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Manufacturers / U.K. / Sunbeam

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Sunbeam vehicles


Sunbeam Mabley   (1901)

John Marston, a sheet metalworker, started the Sunbeamland Cycle Factory in Wolverhampton in 1887. In 1889 another family member set up the Villiers Engineering Company. Using the Villiers premises the Marstons experimented with motorcars. 1901 saw a twin-cylinder car powered by a Forman engine but production cars had a De Dion engine and were known as Sunbeam Mabley. This car had its wheels in a diamond layout. (The front and rear had offset single wheels, with a wheel centrally at each side belt driven by the exposed engine). The seating was also unusual in its "chaise-longue" style with the rear-seated driver looking over the passengers shoulder. The company became Sunbeam in 1905.

From 1903 more conventional cars were produced, including two, four and six-cylinder models. Both before and after The Great War Sunbeam entered cars with great success in many races and trials.

During the First War Sunbeam made ambulances and both aero and naval engines, including those for airships.


Sunbeam 14   (1922)

K Lee Guinness took the Land Speed Record to 133.75 mph (215 kph) at Brooklands in 1922 using an aero-engined 18.3 litre V-12 car built in 1920 that had already been successful in hill climbs. Malcolm Campbell bought the car and set a speed op 136.31 mph (219 kph) on a beach in Denmark, although the record was later disallowed. In 1924 with revised bodywork in blue, "Bluebird" another attempt was to made in Denmark, and in 1925 Campbell achieved 146.16 mph (235 kph) at Pendine Sands, Carmarthenshire, raising the record again in 1926 to 150.76 mph (243 kph). This car now resides in the National Motor Museum.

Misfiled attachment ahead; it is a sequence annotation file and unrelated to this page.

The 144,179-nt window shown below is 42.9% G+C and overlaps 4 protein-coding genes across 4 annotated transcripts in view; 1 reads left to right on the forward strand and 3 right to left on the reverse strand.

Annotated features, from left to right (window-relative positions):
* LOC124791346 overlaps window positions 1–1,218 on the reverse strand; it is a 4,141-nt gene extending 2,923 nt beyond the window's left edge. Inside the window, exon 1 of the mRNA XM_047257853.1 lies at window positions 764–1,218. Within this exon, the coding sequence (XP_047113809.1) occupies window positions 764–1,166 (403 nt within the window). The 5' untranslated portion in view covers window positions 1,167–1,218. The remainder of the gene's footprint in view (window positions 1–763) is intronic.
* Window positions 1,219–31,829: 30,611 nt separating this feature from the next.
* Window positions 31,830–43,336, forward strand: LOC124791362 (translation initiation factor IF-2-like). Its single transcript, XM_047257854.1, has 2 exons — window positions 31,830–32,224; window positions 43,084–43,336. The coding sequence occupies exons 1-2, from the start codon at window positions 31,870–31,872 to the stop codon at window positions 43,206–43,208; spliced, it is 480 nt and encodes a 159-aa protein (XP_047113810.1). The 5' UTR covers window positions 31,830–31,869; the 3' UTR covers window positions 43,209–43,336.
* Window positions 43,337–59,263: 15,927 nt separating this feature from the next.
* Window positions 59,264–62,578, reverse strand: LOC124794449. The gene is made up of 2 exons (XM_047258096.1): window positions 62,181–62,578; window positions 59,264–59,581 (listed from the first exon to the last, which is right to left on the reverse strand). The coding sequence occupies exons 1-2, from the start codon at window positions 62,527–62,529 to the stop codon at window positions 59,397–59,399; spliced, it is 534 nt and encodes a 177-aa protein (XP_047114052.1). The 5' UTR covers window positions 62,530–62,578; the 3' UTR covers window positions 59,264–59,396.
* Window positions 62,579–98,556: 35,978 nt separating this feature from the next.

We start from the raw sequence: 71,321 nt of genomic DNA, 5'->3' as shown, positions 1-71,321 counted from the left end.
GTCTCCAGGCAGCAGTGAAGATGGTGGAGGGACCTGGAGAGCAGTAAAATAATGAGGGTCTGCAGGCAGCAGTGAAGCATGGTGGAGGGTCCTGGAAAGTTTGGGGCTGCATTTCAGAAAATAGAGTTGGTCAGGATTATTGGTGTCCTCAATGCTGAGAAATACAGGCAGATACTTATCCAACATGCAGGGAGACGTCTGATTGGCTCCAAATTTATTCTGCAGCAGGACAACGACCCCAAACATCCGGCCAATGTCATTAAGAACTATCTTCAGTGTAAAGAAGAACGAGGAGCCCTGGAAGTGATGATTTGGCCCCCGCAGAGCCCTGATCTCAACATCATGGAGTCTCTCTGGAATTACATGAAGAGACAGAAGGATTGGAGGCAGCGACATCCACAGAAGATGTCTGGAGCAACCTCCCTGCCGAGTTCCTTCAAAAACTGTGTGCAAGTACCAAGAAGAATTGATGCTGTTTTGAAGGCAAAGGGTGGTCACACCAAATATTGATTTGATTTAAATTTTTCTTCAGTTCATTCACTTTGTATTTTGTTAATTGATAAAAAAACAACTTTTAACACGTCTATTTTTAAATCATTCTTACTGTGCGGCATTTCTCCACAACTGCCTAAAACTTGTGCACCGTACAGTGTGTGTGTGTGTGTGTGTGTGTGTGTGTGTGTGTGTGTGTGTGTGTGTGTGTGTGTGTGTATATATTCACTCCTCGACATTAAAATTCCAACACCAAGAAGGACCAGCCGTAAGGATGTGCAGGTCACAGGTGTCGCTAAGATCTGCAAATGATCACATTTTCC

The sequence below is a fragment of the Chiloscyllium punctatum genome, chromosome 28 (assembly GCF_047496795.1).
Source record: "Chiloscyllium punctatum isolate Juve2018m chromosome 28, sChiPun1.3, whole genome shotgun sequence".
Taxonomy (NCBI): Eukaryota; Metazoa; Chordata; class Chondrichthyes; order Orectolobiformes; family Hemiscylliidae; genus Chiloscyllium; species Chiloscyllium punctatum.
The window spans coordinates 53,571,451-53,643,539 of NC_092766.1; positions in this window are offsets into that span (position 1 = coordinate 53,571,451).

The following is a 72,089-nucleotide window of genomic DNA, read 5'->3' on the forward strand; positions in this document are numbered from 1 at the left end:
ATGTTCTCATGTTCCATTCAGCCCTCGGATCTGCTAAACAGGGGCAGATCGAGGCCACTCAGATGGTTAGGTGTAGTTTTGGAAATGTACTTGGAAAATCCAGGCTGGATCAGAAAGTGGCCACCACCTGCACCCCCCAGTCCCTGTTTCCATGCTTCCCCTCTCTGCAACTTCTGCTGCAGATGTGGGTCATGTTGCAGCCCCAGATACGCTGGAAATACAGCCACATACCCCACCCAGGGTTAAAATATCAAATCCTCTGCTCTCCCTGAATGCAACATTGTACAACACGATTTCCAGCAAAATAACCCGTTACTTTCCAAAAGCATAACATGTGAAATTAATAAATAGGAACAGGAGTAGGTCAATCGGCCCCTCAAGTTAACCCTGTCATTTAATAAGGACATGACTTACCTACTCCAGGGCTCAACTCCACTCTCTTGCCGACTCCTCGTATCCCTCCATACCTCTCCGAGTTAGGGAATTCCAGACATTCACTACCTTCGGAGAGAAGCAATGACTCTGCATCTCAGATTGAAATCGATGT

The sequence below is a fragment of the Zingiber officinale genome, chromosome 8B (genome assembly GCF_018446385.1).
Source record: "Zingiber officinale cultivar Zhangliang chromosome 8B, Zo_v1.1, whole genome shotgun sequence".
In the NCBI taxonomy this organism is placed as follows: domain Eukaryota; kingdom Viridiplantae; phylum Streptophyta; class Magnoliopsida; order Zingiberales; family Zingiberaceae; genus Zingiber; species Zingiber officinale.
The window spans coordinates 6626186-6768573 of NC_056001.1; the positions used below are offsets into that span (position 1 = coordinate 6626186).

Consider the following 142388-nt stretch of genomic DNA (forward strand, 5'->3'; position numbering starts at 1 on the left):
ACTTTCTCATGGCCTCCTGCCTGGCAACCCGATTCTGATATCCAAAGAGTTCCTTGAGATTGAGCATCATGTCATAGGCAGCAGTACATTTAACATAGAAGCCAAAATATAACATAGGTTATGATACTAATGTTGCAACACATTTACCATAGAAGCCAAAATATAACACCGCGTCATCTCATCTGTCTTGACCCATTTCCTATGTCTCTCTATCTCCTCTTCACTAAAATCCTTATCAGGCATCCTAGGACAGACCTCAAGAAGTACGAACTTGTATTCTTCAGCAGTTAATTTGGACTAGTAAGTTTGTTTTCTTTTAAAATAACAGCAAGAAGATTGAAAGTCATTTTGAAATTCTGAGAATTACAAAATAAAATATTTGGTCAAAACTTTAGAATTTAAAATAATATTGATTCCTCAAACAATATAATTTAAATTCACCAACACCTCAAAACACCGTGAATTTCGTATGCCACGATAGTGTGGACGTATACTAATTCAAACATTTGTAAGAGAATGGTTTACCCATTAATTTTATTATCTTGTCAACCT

Shortly after war and John Marston's death Sunbeam became part of the group that included Talbot, Darracq and various commercial vehicle makers (STD Motors Ltd.).


Sunbeam Speed 20   (1933)

By the early 1930's Sunbeam were in trouble and in 1931 the whole board resigned, and a large debt in 1934 stalled any revival plans. The Rootes brothers took over the company the following year. Rootes revived the Sunbeam name in 1938 as a form of "badge engineering".


Sunbeam 80 - 90   (1950)

After Rootes took over the Sunbeam concern in 1935 the cars became essentially versions of the Hillman Minx and Humber Snipe and from 1938 were known as Sunbeam-Talbots's.

After the war the pre-war 10 and two-litre models were reintroduced and continued in production until 1948 when they were restyled and named the 80 and 90. In 1950 the 80 was discontinued and in 1952 the MkIIA was the last model to be sold as a Sunbeam-Talbot as in 1953 all cars became Sunbeams.

The Hillman Minx Californian body was used in 1955 to produce the Rapier series. The Rapier development was similar to that of the Minx.

Sunbeam Alpine  concept (1953)

The Alpine name was reintroduced in 1959 as a sports car. This was the Hillman Husky with Rapier mechanical components in a sports body shell.

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